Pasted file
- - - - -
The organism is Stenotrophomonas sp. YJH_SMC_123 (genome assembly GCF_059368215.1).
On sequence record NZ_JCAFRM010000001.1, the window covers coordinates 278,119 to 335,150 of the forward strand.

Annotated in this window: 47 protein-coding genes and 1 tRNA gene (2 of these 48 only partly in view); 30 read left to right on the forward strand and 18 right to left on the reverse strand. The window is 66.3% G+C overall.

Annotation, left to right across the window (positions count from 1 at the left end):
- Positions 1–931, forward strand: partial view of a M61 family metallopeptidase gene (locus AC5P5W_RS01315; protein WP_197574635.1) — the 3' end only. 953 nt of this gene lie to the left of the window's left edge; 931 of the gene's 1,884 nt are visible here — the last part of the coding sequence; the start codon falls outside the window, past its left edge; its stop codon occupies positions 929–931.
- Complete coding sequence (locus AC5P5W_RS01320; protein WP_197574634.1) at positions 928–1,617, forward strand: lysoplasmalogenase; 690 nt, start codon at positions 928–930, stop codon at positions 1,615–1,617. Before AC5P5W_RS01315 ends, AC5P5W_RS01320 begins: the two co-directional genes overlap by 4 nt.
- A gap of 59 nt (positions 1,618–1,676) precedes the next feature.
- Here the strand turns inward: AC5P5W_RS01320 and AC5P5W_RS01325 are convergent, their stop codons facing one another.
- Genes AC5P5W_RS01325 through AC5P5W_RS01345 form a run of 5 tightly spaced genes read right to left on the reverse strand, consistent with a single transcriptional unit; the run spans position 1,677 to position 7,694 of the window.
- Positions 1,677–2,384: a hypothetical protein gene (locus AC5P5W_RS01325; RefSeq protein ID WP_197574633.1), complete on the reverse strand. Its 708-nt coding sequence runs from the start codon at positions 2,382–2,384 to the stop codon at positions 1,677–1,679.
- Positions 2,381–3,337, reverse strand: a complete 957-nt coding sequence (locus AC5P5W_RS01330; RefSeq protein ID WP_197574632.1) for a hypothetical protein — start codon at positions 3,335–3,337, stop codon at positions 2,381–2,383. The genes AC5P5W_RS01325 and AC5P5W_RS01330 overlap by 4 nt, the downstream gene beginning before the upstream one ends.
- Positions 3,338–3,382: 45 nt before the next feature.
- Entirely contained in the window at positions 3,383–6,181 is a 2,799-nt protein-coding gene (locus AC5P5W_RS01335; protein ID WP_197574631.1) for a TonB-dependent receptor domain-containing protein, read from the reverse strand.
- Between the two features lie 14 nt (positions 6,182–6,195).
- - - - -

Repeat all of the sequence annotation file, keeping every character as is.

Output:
The organism is Stenotrophomonas sp. YJH_SMC_123 (genome assembly GCF_059368215.1).
On sequence record NZ_JCAFRM010000001.1, the window covers coordinates 278,119 to 335,150 of the forward strand.

Annotated in this window: 47 protein-coding genes and 1 tRNA gene (2 of these 48 only partly in view); 30 read left to right on the forward strand and 18 right to left on the reverse strand. The window is 66.3% G+C overall.

Annotation, left to right across the window (positions count from 1 at the left end):
- Positions 1–931, forward strand: partial view of a M61 family metallopeptidase gene (locus AC5P5W_RS01315; protein WP_197574635.1) — the 3' end only. 953 nt of this gene lie to the left of the window's left edge; 931 of the gene's 1,884 nt are visible here — the last part of the coding sequence; the start codon falls outside the window, past its left edge; its stop codon occupies positions 929–931.
- Complete coding sequence (locus AC5P5W_RS01320; protein WP_197574634.1) at positions 928–1,617, forward strand: lysoplasmalogenase; 690 nt, start codon at positions 928–930, stop codon at positions 1,615–1,617. Before AC5P5W_RS01315 ends, AC5P5W_RS01320 begins: the two co-directional genes overlap by 4 nt.
- A gap of 59 nt (positions 1,618–1,676) precedes the next feature.
- Here the strand turns inward: AC5P5W_RS01320 and AC5P5W_RS01325 are convergent, their stop codons facing one another.
- Genes AC5P5W_RS01325 through AC5P5W_RS01345 form a run of 5 tightly spaced genes read right to left on the reverse strand, consistent with a single transcriptional unit; the run spans position 1,677 to position 7,694 of the window.
- Positions 1,677–2,384: a hypothetical protein gene (locus AC5P5W_RS01325; RefSeq protein ID WP_197574633.1), complete on the reverse strand. Its 708-nt coding sequence runs from the start codon at positions 2,382–2,384 to the stop codon at positions 1,677–1,679.
- Positions 2,381–3,337, reverse strand: a complete 957-nt coding sequence (locus AC5P5W_RS01330; RefSeq protein ID WP_197574632.1) for a hypothetical protein — start codon at positions 3,335–3,337, stop codon at positions 2,381–2,383. The genes AC5P5W_RS01325 and AC5P5W_RS01330 overlap by 4 nt, the downstream gene beginning before the upstream one ends.
- Positions 3,338–3,382: 45 nt before the next feature.
- Entirely contained in the window at positions 3,383–6,181 is a 2,799-nt protein-coding gene (locus AC5P5W_RS01335; protein ID WP_197574631.1) for a TonB-dependent receptor domain-containing protein, read from the reverse strand.
- Between the two features lie 14 nt (positions 6,182–6,195).